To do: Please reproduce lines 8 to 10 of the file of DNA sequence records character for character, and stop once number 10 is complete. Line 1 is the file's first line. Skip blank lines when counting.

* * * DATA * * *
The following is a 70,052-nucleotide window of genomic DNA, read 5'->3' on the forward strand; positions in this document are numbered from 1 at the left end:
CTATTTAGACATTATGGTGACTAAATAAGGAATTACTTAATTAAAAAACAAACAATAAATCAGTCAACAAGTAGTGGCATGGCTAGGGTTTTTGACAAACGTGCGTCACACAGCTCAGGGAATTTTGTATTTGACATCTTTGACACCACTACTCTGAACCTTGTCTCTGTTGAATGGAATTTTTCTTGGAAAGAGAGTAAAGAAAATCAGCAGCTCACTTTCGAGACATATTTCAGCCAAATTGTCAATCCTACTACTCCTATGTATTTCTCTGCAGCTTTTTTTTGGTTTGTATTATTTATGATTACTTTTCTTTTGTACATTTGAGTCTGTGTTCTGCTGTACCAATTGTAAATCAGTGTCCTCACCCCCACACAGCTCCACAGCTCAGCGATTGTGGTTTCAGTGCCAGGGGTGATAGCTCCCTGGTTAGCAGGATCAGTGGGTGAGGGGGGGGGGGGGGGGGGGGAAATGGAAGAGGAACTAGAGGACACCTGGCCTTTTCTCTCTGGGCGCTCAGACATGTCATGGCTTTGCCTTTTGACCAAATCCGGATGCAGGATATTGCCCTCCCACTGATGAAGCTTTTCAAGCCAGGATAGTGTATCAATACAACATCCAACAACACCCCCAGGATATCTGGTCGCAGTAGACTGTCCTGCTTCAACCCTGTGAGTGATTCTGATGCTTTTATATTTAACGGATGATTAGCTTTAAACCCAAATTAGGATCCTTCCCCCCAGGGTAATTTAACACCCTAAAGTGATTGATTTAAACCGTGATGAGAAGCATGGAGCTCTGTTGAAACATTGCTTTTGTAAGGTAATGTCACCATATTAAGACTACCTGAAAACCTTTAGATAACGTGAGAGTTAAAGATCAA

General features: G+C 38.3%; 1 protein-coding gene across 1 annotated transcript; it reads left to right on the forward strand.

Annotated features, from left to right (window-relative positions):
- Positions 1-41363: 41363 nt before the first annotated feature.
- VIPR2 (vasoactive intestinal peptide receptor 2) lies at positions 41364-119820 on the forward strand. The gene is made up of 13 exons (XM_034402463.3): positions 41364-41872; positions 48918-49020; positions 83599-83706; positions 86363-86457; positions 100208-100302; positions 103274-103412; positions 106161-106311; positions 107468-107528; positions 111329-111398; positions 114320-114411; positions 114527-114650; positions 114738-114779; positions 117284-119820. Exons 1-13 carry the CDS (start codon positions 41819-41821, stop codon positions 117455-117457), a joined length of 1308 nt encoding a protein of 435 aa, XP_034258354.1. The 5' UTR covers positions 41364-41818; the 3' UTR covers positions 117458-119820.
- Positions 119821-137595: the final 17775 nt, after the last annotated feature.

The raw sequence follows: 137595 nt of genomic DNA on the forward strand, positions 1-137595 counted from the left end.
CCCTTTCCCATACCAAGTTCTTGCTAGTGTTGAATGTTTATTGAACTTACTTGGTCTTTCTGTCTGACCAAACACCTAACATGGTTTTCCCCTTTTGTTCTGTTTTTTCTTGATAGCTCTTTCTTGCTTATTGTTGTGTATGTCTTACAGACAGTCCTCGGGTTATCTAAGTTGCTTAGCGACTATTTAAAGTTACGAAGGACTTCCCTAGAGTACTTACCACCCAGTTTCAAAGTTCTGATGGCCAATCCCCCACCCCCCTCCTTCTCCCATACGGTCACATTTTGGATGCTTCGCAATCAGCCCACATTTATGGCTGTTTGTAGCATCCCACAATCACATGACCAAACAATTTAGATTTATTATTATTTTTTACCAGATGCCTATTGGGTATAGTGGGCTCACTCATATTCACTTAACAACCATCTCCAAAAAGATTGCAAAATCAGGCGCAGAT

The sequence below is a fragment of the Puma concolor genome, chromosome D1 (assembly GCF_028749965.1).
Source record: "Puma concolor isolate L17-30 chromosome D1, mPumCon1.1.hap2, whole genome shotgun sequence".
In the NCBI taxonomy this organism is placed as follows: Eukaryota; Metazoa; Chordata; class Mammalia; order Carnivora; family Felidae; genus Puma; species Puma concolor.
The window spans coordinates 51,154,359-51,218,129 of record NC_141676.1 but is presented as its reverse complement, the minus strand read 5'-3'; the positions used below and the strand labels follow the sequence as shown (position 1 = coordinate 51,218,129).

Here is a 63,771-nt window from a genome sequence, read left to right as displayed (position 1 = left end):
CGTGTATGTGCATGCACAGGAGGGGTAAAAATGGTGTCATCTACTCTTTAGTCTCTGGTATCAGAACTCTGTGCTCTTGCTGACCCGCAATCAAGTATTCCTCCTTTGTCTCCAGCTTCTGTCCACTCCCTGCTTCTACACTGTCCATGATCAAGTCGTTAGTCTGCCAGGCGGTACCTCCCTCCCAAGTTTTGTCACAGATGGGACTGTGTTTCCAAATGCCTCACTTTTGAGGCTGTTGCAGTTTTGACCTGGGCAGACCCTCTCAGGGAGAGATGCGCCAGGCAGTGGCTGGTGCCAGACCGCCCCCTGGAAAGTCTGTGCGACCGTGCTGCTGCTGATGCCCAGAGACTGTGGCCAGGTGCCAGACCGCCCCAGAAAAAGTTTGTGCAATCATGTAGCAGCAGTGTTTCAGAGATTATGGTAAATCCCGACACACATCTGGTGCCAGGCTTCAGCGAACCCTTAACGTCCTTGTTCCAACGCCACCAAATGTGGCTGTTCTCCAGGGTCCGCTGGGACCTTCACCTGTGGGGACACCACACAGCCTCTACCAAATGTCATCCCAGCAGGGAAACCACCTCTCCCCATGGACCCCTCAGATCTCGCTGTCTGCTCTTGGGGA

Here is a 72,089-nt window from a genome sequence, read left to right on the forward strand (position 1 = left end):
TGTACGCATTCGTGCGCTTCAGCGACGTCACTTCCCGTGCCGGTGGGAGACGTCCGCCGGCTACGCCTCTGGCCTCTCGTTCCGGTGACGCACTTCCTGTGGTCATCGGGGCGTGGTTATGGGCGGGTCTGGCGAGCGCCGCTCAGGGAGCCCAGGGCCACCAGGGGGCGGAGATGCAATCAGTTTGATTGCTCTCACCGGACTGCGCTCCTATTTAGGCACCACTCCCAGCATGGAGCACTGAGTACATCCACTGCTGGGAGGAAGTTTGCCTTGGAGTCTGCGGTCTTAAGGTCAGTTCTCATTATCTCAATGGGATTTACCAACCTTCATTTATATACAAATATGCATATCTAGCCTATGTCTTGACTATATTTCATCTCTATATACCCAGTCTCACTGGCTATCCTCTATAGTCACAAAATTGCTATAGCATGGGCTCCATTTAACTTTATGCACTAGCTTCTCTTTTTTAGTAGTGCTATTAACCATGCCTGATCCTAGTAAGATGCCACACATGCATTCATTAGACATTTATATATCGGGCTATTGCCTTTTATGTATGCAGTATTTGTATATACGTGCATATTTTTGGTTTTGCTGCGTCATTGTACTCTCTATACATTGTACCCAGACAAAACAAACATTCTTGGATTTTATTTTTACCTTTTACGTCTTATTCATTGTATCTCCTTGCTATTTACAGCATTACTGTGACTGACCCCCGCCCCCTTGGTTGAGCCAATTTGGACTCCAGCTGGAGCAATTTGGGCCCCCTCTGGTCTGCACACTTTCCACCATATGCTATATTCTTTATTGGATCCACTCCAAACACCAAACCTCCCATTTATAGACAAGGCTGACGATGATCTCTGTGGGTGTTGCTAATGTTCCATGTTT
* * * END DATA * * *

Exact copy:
The raw sequence follows: 137595 nt of genomic DNA on the forward strand, positions 1-137595 counted from the left end.
CCCTTTCCCATACCAAGTTCTTGCTAGTGTTGAATGTTTATTGAACTTACTTGGTCTTTCTGTCTGACCAAACACCTAACATGGTTTTCCCCTTTTGTTCTGTTTTTTCTTGATAGCTCTTTCTTGCTTATTGTTGTGTATGTCTTACAGACAGTCCTCGGGTTATCTAAGTTGCTTAGCGACTATTTAAAGTTACGAAGGACTTCCCTAGAGTACTTACCACCCAGTTTCAAAGTTCTGATGGCCAATCCCCCACCCCCCTCCTTCTCCCATACGGTCACATTTTGGATGCTTCGCAATCAGCCCACATTTATGGCTGTTTGTAGCATCCCACAATCACATGACCAAACAATTTAGATTTATTATTATTTTTTACCAGATGCCTATTGGGTATAGTGGGCTCACTCATATTCACTTAACAACCATCTCCAAAAAGATTGCAAAATCAGGCGCAGAT

The sequence below is a fragment of the Puma concolor genome, chromosome D1 (assembly GCF_028749965.1).